Nocturnal sleep uniformly reduces numbers of different T-cell subsets in the blood of healthy men

Luciana Besedovsky, Stoyan Dimitrov, Jan Born, Tanja Lange*

*Korrespondierende/r Autor/-in für diese Arbeit
4 Zitate (Scopus)


In humans, numbers of circulating T cells show a circadian rhythm with peak counts during the night and a steep decline in the morning. Sleep per se appears to counter this rhythm by acutely reducing the total number of T cells. The T-cell population, however, is rather heterogeneous, comprising various subpopulations with different features and functions and also different circadian rhythms. Therefore, we examined here whether sleep likewise differentially affects these subsets. We measured eight different T-cell subsets (naïve, central memory, effector memory, and effector CD4+ and CD8+ T cells) over a 24-h period under conditions of sustained wakefulness compared with a regular sleep-wake cycle in 14 healthy young men. Sleep reduced the number of all T-cell subsets during nighttime with this effect reaching the P < 0.05 level of significance in all but one subpopulation, i.e., effector CD4+ T cells, where it only approached significance. Furthermore, sleep was associated with an increase in growth hormone, prolactin, and aldosterone levels, whereas concentrations of catecholamines tended to be lower than during nocturnal wakefulness. The effect of sleep uniformly decreasing the different T-cell subsets is surprising considering their differential function and circadian rhythms, and even more so, since the sleep-induced decreases in these subsets are probably conveyed by different hormonal mediators. Although the reductions in cell numbers are rather small, they are comparable to changes seen, for example, after vaccination and are, therefore, likely to be of physiological relevance.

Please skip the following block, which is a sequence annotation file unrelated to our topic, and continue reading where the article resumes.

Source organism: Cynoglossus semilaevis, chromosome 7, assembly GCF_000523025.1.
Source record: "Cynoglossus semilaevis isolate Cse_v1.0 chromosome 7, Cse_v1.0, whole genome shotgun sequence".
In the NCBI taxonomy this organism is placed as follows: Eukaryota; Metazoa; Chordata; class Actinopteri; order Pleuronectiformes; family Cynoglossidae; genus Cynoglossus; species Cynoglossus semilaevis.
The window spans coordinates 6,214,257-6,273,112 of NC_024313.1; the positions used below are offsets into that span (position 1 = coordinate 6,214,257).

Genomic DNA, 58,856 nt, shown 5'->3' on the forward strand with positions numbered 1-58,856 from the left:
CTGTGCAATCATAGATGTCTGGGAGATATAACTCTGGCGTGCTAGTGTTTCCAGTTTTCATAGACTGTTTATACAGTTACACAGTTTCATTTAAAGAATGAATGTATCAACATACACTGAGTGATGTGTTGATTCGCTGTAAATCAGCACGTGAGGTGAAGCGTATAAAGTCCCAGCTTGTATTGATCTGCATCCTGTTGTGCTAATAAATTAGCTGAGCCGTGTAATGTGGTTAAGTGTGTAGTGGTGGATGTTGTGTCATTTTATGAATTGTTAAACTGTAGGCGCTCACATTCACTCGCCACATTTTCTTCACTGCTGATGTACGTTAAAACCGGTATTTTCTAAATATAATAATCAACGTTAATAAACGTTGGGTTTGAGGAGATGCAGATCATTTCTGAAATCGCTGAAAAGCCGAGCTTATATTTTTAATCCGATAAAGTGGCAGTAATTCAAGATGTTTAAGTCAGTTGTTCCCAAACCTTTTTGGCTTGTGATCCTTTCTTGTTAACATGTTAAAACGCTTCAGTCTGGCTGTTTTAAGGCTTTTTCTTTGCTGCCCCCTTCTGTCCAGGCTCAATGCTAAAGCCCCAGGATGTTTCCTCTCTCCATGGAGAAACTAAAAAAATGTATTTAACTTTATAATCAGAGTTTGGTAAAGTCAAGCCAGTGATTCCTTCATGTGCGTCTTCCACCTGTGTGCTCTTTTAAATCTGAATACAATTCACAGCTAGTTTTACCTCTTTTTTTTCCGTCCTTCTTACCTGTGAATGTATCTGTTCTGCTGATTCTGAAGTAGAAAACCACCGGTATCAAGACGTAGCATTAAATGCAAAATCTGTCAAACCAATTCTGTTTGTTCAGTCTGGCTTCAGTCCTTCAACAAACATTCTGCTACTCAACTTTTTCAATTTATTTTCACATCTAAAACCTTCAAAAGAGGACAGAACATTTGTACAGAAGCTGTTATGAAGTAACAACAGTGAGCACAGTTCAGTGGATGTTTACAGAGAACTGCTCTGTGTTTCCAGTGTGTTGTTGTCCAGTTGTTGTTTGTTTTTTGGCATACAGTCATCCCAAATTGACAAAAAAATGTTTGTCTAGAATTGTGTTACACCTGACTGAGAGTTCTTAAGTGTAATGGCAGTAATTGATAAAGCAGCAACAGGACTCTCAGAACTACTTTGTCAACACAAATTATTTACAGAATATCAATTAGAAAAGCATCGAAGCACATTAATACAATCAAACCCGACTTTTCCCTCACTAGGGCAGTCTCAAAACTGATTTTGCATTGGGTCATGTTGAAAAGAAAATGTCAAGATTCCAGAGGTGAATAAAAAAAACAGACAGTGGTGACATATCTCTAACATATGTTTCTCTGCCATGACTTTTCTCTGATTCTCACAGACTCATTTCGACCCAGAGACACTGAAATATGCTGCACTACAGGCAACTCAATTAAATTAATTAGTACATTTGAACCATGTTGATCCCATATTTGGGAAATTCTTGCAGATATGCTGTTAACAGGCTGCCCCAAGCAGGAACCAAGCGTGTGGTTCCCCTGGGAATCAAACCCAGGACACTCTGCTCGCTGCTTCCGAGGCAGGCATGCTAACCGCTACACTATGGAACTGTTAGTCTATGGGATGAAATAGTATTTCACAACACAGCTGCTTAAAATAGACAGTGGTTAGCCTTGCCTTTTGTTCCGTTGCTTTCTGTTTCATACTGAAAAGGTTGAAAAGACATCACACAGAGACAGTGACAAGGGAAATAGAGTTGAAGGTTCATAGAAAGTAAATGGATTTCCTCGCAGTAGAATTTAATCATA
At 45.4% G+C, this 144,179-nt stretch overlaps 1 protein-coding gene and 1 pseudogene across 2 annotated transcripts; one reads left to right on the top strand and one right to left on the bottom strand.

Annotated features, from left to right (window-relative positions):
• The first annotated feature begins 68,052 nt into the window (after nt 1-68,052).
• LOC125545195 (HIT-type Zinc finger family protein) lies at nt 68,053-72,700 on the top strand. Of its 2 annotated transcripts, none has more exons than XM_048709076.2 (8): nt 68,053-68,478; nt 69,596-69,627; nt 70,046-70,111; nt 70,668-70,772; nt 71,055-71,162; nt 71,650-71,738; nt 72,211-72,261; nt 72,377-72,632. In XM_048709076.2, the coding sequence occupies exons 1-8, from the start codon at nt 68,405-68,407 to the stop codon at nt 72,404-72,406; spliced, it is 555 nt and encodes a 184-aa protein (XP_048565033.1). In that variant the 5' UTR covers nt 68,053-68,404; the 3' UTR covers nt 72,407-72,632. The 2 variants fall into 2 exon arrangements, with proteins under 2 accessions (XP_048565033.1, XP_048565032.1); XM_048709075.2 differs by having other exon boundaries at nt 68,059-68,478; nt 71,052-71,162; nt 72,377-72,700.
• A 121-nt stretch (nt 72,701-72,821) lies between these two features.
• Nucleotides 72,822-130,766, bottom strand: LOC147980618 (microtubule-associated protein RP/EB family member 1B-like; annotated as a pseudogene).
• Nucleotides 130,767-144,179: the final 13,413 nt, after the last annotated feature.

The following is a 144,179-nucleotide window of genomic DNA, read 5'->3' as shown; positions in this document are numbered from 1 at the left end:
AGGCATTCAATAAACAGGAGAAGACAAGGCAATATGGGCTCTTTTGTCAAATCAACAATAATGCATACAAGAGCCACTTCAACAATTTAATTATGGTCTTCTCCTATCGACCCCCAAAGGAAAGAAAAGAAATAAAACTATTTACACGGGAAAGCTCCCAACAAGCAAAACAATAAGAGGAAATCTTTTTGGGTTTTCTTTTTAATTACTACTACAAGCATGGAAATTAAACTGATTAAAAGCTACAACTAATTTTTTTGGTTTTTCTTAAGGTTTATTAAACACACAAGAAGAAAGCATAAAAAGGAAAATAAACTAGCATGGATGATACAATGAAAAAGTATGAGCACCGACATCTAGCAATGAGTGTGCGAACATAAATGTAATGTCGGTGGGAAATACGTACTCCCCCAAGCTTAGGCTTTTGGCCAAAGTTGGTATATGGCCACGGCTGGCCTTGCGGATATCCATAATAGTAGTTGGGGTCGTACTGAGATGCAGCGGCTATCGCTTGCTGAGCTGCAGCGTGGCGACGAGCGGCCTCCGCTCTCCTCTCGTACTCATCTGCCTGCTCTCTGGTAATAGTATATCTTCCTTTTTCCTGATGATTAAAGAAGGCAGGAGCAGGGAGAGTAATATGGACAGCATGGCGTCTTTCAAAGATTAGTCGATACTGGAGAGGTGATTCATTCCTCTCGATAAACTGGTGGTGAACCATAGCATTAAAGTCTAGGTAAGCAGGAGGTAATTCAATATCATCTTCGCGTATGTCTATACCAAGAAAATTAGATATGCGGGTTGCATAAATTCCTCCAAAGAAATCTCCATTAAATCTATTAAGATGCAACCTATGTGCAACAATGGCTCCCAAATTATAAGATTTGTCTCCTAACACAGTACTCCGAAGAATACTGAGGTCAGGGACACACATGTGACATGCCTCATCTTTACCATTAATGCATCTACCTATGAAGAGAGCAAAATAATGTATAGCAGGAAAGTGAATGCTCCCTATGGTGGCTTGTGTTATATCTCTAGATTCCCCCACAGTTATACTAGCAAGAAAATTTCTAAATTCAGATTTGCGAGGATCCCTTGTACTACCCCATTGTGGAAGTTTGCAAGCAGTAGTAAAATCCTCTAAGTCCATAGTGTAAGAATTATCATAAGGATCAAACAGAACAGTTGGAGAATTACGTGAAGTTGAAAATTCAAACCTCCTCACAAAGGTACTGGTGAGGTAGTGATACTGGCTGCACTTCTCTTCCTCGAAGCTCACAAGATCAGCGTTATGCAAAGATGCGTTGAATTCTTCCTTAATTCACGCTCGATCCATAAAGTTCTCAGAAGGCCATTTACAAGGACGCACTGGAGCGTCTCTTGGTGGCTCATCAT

ZeitschriftAmerican Journal of Physiology - Regulatory Integrative and Comparative Physiology
Seiten (von - bis)R637-R642
PublikationsstatusVeröffentlicht - 01.01.2016

Strategische Forschungsbereiche und Zentren

  • Forschungsschwerpunkt: Gehirn, Hormone, Verhalten - Center for Brain, Behavior and Metabolism (CBBM)


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